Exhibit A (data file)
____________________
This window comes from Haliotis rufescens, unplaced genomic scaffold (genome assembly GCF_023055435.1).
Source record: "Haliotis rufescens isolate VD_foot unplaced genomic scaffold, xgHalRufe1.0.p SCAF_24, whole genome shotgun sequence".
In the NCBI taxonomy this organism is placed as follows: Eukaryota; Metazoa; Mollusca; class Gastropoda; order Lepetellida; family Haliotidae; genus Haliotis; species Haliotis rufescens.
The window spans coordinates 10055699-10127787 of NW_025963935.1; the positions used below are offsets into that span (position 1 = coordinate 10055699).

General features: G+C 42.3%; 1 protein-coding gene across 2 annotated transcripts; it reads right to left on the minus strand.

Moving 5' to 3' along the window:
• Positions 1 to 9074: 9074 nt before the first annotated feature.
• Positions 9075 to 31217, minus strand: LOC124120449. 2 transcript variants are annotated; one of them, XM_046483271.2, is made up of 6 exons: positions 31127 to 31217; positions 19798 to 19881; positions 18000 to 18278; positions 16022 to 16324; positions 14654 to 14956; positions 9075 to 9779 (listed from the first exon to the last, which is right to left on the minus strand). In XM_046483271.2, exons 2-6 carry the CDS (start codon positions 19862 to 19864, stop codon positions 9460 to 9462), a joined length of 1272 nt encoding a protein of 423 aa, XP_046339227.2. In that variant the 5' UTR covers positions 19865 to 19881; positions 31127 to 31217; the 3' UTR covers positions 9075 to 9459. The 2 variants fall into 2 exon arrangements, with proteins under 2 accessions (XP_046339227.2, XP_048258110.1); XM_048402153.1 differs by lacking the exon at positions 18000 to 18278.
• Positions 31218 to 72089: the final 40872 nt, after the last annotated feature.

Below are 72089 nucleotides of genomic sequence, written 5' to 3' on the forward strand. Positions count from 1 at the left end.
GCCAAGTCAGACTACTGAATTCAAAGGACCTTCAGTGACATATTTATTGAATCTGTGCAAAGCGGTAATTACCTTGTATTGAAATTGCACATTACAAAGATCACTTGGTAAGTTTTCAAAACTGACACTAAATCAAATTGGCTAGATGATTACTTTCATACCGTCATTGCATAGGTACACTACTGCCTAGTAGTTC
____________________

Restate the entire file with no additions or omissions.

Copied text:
This window comes from Haliotis rufescens, unplaced genomic scaffold (genome assembly GCF_023055435.1).
Source record: "Haliotis rufescens isolate VD_foot unplaced genomic scaffold, xgHalRufe1.0.p SCAF_24, whole genome shotgun sequence".
In the NCBI taxonomy this organism is placed as follows: Eukaryota; Metazoa; Mollusca; class Gastropoda; order Lepetellida; family Haliotidae; genus Haliotis; species Haliotis rufescens.
The window spans coordinates 10055699-10127787 of NW_025963935.1; the positions used below are offsets into that span (position 1 = coordinate 10055699).

General features: G+C 42.3%; 1 protein-coding gene across 2 annotated transcripts; it reads right to left on the minus strand.

Moving 5' to 3' along the window:
• Positions 1 to 9074: 9074 nt before the first annotated feature.
• Positions 9075 to 31217, minus strand: LOC124120449. 2 transcript variants are annotated; one of them, XM_046483271.2, is made up of 6 exons: positions 31127 to 31217; positions 19798 to 19881; positions 18000 to 18278; positions 16022 to 16324; positions 14654 to 14956; positions 9075 to 9779 (listed from the first exon to the last, which is right to left on the minus strand). In XM_046483271.2, exons 2-6 carry the CDS (start codon positions 19862 to 19864, stop codon positions 9460 to 9462), a joined length of 1272 nt encoding a protein of 423 aa, XP_046339227.2. In that variant the 5' UTR covers positions 19865 to 19881; positions 31127 to 31217; the 3' UTR covers positions 9075 to 9459. The 2 variants fall into 2 exon arrangements, with proteins under 2 accessions (XP_046339227.2, XP_048258110.1); XM_048402153.1 differs by lacking the exon at positions 18000 to 18278.
• Positions 31218 to 72089: the final 40872 nt, after the last annotated feature.

Below are 72089 nucleotides of genomic sequence, written 5' to 3' on the forward strand. Positions count from 1 at the left end.
GCCAAGTCAGACTACTGAATTCAAAGGACCTTCAGTGACATATTTATTGAATCTGTGCAAAGCGGTAATTACCTTGTATTGAAATTGCACATTACAAAGATCACTTGGTAAGTTTTCAAAACTGACACTAAATCAAATTGGCTAGATGATTACTTTCATACCGTCATTGCATAGGTACACTACTGCCTAGTAGTTC